This is a guest post by Mike Casey, cross-posted from ScalingGreen.com.
Despite overwhelming evidence that anthropogenic climate change is real, potentially catastrophic, and accelerating, the theft of the East Anglia emails a year ago was turned into “Climategate” by the dirty energy lobby. This non-scandal was nothing but a bunch of hot air, perpetrated by “deniers,” and to a large extend funded by the leading dirty energy (coal and oil) industries. (For more on this subject, see the superb book, “The Climate War,” by Eric Pooley.)
Congressman Joe “Apologize to BP” Barton of Texas was among those honking on the “Climategate” horn the loudest. The problem is that Barton lacks intellectual integrity of his own. As Salon reports:
The only problem, other than the fact that the report is overwhelmingly without merit, is that it was largely plagiarized.
As the dust settles on DC, many are now wondering what toll the midterm results will take on climate science and energy policy. The initial signs are ominous.
Rep. Joe Barton of Texas is angling for chairmanship of the powerful House Energy and Commerce Committee where he could further favor his friends in the fossil fuel industry. Barton strongly apposes Congressional efforts to cut carbon emissions, telling NPR last week, “There will be no cap-and-trade bill … It’s not just endangered, it’s extinct.” He also accepted almost $400,000 in contributions last year from electrical utilities and the oil and gas industry.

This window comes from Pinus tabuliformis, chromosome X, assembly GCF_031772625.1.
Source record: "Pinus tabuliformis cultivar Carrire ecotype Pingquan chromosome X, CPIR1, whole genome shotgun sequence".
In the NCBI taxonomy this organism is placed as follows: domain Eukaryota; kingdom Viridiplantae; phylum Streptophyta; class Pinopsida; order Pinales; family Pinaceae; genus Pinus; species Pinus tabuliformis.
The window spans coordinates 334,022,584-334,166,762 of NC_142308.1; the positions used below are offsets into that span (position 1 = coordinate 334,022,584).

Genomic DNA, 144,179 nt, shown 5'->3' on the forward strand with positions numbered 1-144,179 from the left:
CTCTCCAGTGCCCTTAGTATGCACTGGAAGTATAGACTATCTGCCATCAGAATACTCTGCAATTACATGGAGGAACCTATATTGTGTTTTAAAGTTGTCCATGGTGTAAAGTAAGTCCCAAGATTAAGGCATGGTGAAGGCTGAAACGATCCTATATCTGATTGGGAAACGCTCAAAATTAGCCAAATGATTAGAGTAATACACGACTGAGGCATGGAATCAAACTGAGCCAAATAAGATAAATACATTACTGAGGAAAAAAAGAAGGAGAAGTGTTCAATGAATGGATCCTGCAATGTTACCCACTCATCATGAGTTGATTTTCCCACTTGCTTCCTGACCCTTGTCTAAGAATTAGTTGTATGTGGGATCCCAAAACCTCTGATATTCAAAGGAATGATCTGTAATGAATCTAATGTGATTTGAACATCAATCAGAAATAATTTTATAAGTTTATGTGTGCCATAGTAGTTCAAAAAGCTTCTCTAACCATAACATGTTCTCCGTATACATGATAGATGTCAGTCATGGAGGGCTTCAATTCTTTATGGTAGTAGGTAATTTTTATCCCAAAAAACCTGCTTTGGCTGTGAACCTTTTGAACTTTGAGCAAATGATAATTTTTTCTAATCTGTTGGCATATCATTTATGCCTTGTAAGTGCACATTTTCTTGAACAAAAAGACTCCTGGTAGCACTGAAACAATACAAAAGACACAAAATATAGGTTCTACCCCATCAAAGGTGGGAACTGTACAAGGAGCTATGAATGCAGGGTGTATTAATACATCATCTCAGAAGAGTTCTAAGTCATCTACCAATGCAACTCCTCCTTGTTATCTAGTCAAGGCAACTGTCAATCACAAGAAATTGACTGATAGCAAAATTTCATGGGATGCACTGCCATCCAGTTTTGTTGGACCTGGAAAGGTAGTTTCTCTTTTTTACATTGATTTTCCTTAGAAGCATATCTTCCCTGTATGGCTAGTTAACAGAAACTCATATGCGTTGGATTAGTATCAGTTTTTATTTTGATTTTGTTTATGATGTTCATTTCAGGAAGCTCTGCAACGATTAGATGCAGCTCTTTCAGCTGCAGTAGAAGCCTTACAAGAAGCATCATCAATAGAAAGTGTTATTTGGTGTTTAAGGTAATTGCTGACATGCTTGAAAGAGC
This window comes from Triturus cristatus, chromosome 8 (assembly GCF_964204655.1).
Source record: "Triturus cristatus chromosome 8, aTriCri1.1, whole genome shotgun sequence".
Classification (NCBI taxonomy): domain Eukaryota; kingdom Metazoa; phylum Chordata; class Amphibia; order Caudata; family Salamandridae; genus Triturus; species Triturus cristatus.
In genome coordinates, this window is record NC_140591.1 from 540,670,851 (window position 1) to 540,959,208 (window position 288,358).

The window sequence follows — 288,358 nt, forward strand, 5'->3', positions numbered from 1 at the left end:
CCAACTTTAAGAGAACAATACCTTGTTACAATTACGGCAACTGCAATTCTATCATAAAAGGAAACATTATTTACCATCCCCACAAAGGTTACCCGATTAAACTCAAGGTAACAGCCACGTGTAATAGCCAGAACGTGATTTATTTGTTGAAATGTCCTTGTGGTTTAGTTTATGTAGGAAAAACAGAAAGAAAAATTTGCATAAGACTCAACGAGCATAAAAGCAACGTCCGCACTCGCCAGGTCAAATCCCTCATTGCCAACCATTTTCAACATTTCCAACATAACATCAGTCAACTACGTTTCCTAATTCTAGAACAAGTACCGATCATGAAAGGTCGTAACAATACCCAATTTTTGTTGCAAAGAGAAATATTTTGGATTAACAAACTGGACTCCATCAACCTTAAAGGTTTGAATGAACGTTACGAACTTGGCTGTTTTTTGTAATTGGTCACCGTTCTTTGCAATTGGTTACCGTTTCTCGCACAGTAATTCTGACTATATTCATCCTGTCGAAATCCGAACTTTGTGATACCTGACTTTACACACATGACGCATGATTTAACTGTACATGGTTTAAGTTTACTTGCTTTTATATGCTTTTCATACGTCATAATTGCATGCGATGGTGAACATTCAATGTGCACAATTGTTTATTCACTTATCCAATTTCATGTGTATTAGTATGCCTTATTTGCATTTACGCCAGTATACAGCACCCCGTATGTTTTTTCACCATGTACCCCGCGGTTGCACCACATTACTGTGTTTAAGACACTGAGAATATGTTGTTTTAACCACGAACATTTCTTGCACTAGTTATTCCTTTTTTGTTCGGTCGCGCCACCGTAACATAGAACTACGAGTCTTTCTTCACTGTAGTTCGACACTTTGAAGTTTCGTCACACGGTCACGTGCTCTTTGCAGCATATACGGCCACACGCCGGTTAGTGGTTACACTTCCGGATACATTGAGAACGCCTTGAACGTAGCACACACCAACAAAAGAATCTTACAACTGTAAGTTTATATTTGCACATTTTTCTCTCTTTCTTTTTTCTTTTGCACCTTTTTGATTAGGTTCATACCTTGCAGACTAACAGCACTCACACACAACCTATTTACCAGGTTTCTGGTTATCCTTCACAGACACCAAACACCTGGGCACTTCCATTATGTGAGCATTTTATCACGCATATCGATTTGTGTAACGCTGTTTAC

Barton embarrassed even some of his Republican colleagues when he apologized to BP CEO Tony Hayward during his testimony to Congress after the Gulf oil spill. If the optics of Barton chairing the energy committee are too odious, the runner up will likely be Fred Upton of Michigan - perhaps not a major improvement.
Both men voted against clean energy legislation. Upton has also vowed to kill the Congressional Select Committee on Climate Change, saying “the American people do not need Congress to spend millions of dollars to write reports and fly around the world. We must terminate this wasteful committee.”
But is Congress considering the implications of climate change really such bad investment? The climate committee cost about $8 million per year. This is less than one percent of what scientists believe climate change could cost the US economy - about $1.8 trillion per year - if we chose to ignore it.
U.S. House Representative John Shimkus (Republican-Illinois), who has opposed cap and trade legislation because he believes God will not allow the earth to be destroyed by global warming, is running to become the House Energy and Commerce Committee chairman.
In 2009, at a congressional hearing on cap and trade legislation, Rep. Shimkus said, “The Earth will end only when God declares it’s time to be over. Man will not destroy this Earth. This Earth will not be destroyed by a Flood.” This week in an interview with Politico, Shimkus reaffirmed these views: when asked about climate change he stated once again that God will not allow the world to be washed away in a flood.